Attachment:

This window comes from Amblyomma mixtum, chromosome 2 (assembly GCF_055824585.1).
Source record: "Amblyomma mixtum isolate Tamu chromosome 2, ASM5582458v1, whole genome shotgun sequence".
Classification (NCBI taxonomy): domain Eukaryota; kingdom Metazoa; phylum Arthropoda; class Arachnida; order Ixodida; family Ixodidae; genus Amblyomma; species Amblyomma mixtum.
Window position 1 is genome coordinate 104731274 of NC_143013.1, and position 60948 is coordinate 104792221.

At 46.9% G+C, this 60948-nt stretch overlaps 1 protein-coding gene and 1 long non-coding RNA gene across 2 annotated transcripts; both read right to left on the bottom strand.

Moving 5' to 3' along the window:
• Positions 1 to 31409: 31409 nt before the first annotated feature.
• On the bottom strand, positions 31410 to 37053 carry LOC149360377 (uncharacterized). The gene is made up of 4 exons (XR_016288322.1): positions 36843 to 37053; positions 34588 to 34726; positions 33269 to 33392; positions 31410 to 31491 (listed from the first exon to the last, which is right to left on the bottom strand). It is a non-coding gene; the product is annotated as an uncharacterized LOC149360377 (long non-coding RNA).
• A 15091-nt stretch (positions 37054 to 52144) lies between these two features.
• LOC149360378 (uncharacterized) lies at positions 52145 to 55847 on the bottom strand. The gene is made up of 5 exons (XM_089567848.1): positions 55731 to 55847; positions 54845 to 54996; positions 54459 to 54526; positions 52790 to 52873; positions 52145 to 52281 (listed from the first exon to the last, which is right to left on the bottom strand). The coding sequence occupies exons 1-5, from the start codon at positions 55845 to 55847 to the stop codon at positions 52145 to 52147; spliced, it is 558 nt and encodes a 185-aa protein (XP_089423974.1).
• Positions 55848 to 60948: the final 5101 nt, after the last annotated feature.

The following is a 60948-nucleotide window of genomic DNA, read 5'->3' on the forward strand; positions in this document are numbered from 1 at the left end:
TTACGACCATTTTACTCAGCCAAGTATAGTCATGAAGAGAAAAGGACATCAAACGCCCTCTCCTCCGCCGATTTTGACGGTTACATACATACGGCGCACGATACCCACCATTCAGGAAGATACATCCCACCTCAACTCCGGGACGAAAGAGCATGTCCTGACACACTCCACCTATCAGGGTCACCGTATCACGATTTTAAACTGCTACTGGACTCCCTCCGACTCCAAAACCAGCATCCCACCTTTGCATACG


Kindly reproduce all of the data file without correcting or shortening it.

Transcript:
This window comes from Amblyomma mixtum, chromosome 2 (assembly GCF_055824585.1).
Source record: "Amblyomma mixtum isolate Tamu chromosome 2, ASM5582458v1, whole genome shotgun sequence".
Classification (NCBI taxonomy): domain Eukaryota; kingdom Metazoa; phylum Arthropoda; class Arachnida; order Ixodida; family Ixodidae; genus Amblyomma; species Amblyomma mixtum.
Window position 1 is genome coordinate 104731274 of NC_143013.1, and position 60948 is coordinate 104792221.

At 46.9% G+C, this 60948-nt stretch overlaps 1 protein-coding gene and 1 long non-coding RNA gene across 2 annotated transcripts; both read right to left on the bottom strand.

Moving 5' to 3' along the window:
• Positions 1 to 31409: 31409 nt before the first annotated feature.
• On the bottom strand, positions 31410 to 37053 carry LOC149360377 (uncharacterized). The gene is made up of 4 exons (XR_016288322.1): positions 36843 to 37053; positions 34588 to 34726; positions 33269 to 33392; positions 31410 to 31491 (listed from the first exon to the last, which is right to left on the bottom strand). It is a non-coding gene; the product is annotated as an uncharacterized LOC149360377 (long non-coding RNA).
• A 15091-nt stretch (positions 37054 to 52144) lies between these two features.
• LOC149360378 (uncharacterized) lies at positions 52145 to 55847 on the bottom strand. The gene is made up of 5 exons (XM_089567848.1): positions 55731 to 55847; positions 54845 to 54996; positions 54459 to 54526; positions 52790 to 52873; positions 52145 to 52281 (listed from the first exon to the last, which is right to left on the bottom strand). The coding sequence occupies exons 1-5, from the start codon at positions 55845 to 55847 to the stop codon at positions 52145 to 52147; spliced, it is 558 nt and encodes a 185-aa protein (XP_089423974.1).
• Positions 55848 to 60948: the final 5101 nt, after the last annotated feature.

The following is a 60948-nucleotide window of genomic DNA, read 5'->3' on the forward strand; positions in this document are numbered from 1 at the left end:
TTACGACCATTTTACTCAGCCAAGTATAGTCATGAAGAGAAAAGGACATCAAACGCCCTCTCCTCCGCCGATTTTGACGGTTACATACATACGGCGCACGATACCCACCATTCAGGAAGATACATCCCACCTCAACTCCGGGACGAAAGAGCATGTCCTGACACACTCCACCTATCAGGGTCACCGTATCACGATTTTAAACTGCTACTGGACTCCCTCCGACTCCAAAACCAGCATCCCACCTTTGCATACG